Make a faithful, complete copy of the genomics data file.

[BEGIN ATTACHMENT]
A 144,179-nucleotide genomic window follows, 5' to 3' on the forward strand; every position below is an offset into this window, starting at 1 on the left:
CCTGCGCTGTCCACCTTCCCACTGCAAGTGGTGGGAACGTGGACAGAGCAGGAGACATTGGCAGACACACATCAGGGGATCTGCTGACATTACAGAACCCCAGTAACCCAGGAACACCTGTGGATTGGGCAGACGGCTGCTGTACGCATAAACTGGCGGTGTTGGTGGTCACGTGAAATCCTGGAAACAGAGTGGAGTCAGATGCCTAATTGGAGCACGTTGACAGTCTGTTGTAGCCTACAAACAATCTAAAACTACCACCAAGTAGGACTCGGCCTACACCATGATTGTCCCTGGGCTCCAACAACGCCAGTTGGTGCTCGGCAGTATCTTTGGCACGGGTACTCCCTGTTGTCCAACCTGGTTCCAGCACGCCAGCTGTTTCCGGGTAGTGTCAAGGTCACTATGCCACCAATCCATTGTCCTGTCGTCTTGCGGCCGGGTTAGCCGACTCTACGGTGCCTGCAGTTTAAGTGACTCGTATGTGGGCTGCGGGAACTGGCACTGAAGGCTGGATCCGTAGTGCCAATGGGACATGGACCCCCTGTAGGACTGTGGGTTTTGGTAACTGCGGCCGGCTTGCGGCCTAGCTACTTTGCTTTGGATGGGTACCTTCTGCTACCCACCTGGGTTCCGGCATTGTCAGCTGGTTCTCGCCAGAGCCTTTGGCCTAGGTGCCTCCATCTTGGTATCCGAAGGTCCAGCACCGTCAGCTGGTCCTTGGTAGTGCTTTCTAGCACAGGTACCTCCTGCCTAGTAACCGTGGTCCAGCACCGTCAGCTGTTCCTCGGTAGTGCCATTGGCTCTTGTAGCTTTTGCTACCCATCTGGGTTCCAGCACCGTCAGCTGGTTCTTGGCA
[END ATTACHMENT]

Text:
A 144,179-nucleotide genomic window follows, 5' to 3' on the forward strand; every position below is an offset into this window, starting at 1 on the left:
CCTGCGCTGTCCACCTTCCCACTGCAAGTGGTGGGAACGTGGACAGAGCAGGAGACATTGGCAGACACACATCAGGGGATCTGCTGACATTACAGAACCCCAGTAACCCAGGAACACCTGTGGATTGGGCAGACGGCTGCTGTACGCATAAACTGGCGGTGTTGGTGGTCACGTGAAATCCTGGAAACAGAGTGGAGTCAGATGCCTAATTGGAGCACGTTGACAGTCTGTTGTAGCCTACAAACAATCTAAAACTACCACCAAGTAGGACTCGGCCTACACCATGATTGTCCCTGGGCTCCAACAACGCCAGTTGGTGCTCGGCAGTATCTTTGGCACGGGTACTCCCTGTTGTCCAACCTGGTTCCAGCACGCCAGCTGTTTCCGGGTAGTGTCAAGGTCACTATGCCACCAATCCATTGTCCTGTCGTCTTGCGGCCGGGTTAGCCGACTCTACGGTGCCTGCAGTTTAAGTGACTCGTATGTGGGCTGCGGGAACTGGCACTGAAGGCTGGATCCGTAGTGCCAATGGGACATGGACCCCCTGTAGGACTGTGGGTTTTGGTAACTGCGGCCGGCTTGCGGCCTAGCTACTTTGCTTTGGATGGGTACCTTCTGCTACCCACCTGGGTTCCGGCATTGTCAGCTGGTTCTCGCCAGAGCCTTTGGCCTAGGTGCCTCCATCTTGGTATCCGAAGGTCCAGCACCGTCAGCTGGTCCTTGGTAGTGCTTTCTAGCACAGGTACCTCCTGCCTAGTAACCGTGGTCCAGCACCGTCAGCTGTTCCTCGGTAGTGCCATTGGCTCTTGTAGCTTTTGCTACCCATCTGGGTTCCAGCACCGTCAGCTGGTTCTTGGCA